The search for life on other planets has always been about the search for meaning in regards to our own mysterious existence. Stepping aboard a ship bound for the heavens isn’t all that far removed from bidding adieu to life in the mortal sense, causing our loved ones to look skyward, holding tightly to the faith that we will see each other again. Whereas Alfonso Cuarón’s “Gravity” likened a female astronaut’s adventure with her grieving process, as she strives to remain tethered to earth rather than spiral into the void, Alice Winocour’s “Proxima” explores the liberating power of emancipation, whether it be a woman leaving earth or a girl finding her own identity in the absence of her mother.
Along with her co-writer, Jean-Stéphane Bron, Winocour deftly links the alienation of Sarah (Eva Green), an astronaut assigned as a last-second addition to a crew headed for Mars, with that of her daughter, Stella (Zélie Boulant), who must make new friends while living with her estranged father, Thomas (Lars Eidinger), until her mother returns. Neither transition is without a great deal of pain, yet Winocour—who is a mother of a young daughter herself—understands the paradoxes of such a relationship and how it can limit one’s growth when freedom is denied.
Ever since she ignited the screen with her blazing eyes in Bernardo Bertolucci’s “The Dreamers,” Green has upstaged everyone from James Bond to Dumbo with her mere gaze, which is adept at radiating the warring emotions her characters often struggle to suppress. Consider the scene in “Proxima” when Sarah is informed, in the midst of a celebration, that her daughter has missed a crucial flight, thus preventing them from hugging each other goodbye. This is one of many instances in which Winocour nails the tendency of life to toss conflicting feelings at us all at once, and the effort with which Green snaps on a smile to shield her despair is thoroughly wrenching.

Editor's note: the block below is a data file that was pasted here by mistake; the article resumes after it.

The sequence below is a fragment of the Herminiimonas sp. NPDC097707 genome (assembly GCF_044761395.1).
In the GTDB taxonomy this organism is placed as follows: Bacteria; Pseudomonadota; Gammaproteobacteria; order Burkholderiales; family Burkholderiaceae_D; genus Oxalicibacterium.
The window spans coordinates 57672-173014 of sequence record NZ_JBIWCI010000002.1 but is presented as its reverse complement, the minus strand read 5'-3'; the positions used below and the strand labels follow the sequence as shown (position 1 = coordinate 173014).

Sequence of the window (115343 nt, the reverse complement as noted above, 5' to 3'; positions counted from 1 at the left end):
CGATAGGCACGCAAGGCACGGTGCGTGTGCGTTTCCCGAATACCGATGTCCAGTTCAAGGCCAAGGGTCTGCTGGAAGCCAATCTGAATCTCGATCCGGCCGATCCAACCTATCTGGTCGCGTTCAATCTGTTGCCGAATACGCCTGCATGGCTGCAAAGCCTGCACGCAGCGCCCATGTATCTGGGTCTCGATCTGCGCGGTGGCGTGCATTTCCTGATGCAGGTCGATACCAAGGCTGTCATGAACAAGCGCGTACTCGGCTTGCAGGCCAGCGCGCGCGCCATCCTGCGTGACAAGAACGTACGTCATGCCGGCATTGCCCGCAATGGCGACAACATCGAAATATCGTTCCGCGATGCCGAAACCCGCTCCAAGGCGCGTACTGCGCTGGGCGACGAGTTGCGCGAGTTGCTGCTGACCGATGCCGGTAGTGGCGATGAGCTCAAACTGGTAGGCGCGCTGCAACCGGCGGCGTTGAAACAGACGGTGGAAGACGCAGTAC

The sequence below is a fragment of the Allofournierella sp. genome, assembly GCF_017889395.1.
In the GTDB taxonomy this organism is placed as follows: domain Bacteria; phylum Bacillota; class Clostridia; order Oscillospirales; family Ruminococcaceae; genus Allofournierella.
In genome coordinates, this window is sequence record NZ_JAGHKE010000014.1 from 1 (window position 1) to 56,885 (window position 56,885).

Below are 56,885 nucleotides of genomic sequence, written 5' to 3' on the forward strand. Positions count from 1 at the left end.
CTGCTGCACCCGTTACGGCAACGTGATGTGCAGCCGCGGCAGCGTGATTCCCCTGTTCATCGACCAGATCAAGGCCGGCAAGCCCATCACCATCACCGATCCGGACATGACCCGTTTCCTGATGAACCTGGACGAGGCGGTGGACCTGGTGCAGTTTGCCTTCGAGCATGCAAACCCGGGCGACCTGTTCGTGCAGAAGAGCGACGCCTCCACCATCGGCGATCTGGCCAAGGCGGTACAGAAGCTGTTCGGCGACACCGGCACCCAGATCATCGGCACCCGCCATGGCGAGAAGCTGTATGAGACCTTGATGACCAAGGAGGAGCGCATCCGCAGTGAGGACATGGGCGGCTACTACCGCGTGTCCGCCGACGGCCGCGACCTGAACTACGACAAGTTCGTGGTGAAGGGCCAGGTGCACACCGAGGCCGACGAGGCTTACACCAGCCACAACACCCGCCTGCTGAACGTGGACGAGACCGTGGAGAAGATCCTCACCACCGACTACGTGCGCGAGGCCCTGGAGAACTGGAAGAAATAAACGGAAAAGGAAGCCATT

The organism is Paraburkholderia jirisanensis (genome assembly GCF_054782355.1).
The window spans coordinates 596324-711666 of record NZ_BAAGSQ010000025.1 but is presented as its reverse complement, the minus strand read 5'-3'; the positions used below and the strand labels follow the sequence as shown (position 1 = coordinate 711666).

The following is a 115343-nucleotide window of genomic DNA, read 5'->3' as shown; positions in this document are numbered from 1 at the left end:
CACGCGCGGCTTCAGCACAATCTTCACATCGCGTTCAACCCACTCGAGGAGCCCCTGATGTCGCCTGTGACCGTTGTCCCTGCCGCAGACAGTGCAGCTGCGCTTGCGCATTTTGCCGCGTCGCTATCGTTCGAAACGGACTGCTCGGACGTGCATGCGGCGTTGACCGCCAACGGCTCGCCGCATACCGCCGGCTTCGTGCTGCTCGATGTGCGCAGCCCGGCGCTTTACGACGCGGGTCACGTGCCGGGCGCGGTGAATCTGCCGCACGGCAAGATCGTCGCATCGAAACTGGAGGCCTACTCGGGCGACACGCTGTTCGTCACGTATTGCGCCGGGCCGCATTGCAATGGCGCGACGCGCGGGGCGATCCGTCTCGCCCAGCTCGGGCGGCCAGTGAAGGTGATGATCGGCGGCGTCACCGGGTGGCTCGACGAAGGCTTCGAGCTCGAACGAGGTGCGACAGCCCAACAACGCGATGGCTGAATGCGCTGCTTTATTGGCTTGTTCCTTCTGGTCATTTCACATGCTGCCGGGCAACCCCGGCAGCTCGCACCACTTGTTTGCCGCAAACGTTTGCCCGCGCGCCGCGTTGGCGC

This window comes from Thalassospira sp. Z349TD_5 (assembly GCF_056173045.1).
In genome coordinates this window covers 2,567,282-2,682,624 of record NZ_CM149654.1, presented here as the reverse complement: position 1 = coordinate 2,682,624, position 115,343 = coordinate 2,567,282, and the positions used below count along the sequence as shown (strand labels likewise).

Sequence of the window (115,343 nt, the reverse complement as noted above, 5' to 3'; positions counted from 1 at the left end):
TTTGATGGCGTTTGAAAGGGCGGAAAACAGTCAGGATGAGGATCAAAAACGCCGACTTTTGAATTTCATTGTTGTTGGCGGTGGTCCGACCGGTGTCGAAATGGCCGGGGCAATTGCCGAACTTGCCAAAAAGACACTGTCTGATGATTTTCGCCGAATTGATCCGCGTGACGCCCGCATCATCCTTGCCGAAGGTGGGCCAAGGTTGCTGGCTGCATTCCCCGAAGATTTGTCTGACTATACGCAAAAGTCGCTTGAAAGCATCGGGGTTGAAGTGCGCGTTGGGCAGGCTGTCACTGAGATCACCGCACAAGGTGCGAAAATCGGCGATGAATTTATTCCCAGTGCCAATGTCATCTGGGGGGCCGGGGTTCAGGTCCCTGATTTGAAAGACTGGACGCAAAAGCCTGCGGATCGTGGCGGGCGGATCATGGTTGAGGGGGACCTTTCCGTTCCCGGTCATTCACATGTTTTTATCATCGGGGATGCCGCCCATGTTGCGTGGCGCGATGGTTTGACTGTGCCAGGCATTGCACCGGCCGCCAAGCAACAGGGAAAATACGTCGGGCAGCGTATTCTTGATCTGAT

Leaving the warm familiarity of earth’s atmosphere for a zero-gravity environment that causes tears to form a ball of water on your cheek is strikingly juxtaposed with Stella’s fresh view of the world as her mother grows increasingly distant. Their frayed connection is hauntingly illustrated by a dropped FaceTime call that leaves Stella’s expression of disappointment frozen on Sarah’s screen. Boulant is a revelation here in how she navigates her character’s evolving sense of self, making her first steps toward forging her own path while grappling with the gravitational pull that leads her back into her mother’s arms. There’s a lovely moment where she insists on holding Sarah for a minute longer in a pool, prompting her mother to check her watch until the girl takes ahold of it herself, savoring each second as she counts them down. “It never stops,” she observes.
“Proxima” is less concerned with the particulars of what draws Sarah to the stars than it is with the difficulty of having a profession that not only separates you from your children for extended periods of time but also places your life in perpetual danger. As co-writer of Deniz Gamze Ergüven’s 2015 drama, “Mustang,” a brilliant portrait of young girls revolting against their patriarchal society in Turkey, Winocour has already proven skilled in depicting the misogyny that women endure on a daily basis. What’s surprising is how this film pivots away from painting various supporting characters as villains at the precise moment we expect them to fulfill our pessimistic expectations.